Human neuroepithelial stem cell regional specificity enables spinal cord repair through a relay circuit
Dell'Anno MT, Wang X, Onorati M, Li M, Talpo F, Sekine Y, Ma S, Liu F, Cafferty WBJ, Sestan N, Strittmatter SM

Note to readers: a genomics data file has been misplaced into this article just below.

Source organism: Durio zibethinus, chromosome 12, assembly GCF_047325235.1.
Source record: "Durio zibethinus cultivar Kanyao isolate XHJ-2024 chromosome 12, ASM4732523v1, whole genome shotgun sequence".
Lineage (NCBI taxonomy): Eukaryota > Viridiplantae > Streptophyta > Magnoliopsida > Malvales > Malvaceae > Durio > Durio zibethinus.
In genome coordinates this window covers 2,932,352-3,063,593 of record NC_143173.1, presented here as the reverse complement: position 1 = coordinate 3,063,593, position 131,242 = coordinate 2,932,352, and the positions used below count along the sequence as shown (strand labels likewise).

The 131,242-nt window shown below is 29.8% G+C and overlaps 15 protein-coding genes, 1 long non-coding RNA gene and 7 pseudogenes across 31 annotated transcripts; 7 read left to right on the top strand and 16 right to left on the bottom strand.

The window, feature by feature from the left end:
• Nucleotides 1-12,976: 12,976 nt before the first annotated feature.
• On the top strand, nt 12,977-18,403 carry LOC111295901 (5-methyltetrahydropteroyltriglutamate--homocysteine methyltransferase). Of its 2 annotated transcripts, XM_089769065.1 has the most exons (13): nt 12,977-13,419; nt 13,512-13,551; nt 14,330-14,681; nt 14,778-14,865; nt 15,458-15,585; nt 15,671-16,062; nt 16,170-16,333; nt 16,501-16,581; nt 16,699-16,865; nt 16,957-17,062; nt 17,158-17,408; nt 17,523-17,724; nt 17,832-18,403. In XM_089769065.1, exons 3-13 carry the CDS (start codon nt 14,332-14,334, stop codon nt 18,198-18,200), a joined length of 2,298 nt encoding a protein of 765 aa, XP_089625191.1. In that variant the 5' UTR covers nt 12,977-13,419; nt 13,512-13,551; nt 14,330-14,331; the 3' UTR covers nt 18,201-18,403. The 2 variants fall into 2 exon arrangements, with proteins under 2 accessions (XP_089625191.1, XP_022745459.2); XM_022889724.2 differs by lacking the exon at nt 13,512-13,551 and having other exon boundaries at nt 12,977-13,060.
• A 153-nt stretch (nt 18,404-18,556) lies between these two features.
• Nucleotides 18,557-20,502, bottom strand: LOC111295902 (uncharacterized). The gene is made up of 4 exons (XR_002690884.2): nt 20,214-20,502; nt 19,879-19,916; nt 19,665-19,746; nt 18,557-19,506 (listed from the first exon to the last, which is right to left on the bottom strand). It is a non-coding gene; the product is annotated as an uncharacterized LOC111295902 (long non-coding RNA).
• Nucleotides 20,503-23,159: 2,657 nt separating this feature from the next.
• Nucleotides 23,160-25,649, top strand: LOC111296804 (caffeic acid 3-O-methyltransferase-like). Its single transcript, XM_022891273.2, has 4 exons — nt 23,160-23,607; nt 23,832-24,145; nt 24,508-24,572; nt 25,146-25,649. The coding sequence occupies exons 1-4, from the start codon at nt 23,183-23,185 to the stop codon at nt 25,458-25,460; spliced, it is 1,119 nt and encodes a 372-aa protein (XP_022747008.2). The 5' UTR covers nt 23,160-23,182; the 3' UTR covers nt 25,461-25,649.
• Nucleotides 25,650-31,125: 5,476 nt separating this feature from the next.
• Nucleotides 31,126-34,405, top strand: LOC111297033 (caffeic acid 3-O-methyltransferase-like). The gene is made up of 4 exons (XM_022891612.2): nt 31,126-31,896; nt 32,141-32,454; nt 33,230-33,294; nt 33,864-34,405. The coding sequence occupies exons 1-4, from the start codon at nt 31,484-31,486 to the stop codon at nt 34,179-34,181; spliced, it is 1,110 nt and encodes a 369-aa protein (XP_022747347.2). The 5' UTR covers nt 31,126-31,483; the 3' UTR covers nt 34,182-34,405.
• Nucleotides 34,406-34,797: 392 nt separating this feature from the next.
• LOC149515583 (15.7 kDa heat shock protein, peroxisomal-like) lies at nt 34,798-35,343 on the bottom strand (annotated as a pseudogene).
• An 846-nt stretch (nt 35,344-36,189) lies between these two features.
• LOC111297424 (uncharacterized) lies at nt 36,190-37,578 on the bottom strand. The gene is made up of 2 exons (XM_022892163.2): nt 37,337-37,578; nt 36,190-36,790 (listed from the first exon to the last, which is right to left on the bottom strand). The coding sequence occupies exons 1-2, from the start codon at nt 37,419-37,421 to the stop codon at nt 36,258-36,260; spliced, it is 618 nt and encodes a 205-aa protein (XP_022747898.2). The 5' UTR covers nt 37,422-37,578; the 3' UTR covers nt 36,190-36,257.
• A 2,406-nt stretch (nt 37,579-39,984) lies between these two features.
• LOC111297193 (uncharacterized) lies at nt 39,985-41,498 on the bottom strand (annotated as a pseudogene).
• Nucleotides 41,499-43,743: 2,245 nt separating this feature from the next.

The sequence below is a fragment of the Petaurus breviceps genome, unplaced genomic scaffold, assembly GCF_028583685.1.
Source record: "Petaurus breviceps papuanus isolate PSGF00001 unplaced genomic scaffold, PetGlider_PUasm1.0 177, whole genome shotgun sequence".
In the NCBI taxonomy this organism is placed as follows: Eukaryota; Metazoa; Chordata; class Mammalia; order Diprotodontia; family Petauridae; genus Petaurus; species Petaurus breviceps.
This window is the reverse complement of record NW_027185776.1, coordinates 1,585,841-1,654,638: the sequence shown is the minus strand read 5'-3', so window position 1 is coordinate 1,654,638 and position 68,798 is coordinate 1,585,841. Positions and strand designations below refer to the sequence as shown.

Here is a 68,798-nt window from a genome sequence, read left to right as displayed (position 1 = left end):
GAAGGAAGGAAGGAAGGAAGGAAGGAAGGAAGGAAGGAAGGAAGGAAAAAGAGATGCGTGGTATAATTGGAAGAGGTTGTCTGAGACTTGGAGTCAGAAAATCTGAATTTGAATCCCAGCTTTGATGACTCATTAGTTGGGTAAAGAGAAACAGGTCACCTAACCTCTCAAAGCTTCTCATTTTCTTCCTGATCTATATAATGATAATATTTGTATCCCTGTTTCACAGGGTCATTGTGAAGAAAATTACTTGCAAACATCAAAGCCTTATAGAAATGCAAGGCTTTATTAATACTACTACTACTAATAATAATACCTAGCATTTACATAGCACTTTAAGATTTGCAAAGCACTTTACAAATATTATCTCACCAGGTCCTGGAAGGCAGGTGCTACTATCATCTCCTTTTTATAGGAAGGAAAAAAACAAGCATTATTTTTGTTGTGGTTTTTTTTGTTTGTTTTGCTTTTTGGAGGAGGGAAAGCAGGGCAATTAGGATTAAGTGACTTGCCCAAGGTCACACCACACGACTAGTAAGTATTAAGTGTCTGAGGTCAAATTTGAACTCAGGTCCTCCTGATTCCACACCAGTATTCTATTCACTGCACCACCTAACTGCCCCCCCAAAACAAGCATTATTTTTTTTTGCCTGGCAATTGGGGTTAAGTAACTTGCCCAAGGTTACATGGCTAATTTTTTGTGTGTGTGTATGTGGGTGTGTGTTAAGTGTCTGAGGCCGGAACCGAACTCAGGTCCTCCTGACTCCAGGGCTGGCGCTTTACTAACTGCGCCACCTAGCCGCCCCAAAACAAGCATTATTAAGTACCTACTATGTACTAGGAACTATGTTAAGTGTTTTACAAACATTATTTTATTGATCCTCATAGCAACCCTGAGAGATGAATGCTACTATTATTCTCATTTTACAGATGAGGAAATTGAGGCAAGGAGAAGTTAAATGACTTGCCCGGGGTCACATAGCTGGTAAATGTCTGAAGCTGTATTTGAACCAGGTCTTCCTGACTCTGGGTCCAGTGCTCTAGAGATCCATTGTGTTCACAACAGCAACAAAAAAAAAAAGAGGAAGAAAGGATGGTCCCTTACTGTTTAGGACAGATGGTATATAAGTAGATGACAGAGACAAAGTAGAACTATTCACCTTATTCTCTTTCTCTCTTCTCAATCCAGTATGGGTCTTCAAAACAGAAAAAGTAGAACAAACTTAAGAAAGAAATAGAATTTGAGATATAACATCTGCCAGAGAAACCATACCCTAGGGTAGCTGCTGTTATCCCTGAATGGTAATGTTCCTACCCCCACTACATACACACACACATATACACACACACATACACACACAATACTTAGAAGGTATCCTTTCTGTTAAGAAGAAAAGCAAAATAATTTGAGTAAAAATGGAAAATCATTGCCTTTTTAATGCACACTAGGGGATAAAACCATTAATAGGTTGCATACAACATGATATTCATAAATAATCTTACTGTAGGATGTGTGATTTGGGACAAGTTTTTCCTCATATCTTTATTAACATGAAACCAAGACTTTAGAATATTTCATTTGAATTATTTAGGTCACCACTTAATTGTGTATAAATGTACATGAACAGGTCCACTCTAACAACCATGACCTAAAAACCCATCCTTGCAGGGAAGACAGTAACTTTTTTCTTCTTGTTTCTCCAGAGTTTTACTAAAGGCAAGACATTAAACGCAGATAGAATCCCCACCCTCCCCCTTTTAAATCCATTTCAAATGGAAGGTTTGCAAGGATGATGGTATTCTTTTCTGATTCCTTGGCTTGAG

Traumatic spinal cord injury results in persistent disability due to disconnection of surviving neural elements. Neural stem cell transplantation has been proposed as a therapeutic option, but optimal cell type and mechanistic aspects remain poorly defined. Here, we describe robust engraftment into lesioned immunodeficient mice of human neuroepithelial stem cells derived from the developing spinal cord and maintained in self-renewing adherent conditions for long periods. Extensive elongation of both graft and host axons occurs. Improved functional recovery after transplantation depends on neural relay function through the grafted neurons, requires the matching of neural identity to the anatomical site of injury, and is accompanied by expression of specific marker proteins. Thus, human neuroepithelial stem cells may provide an anatomically specific relay function for spinal cord injury recovery.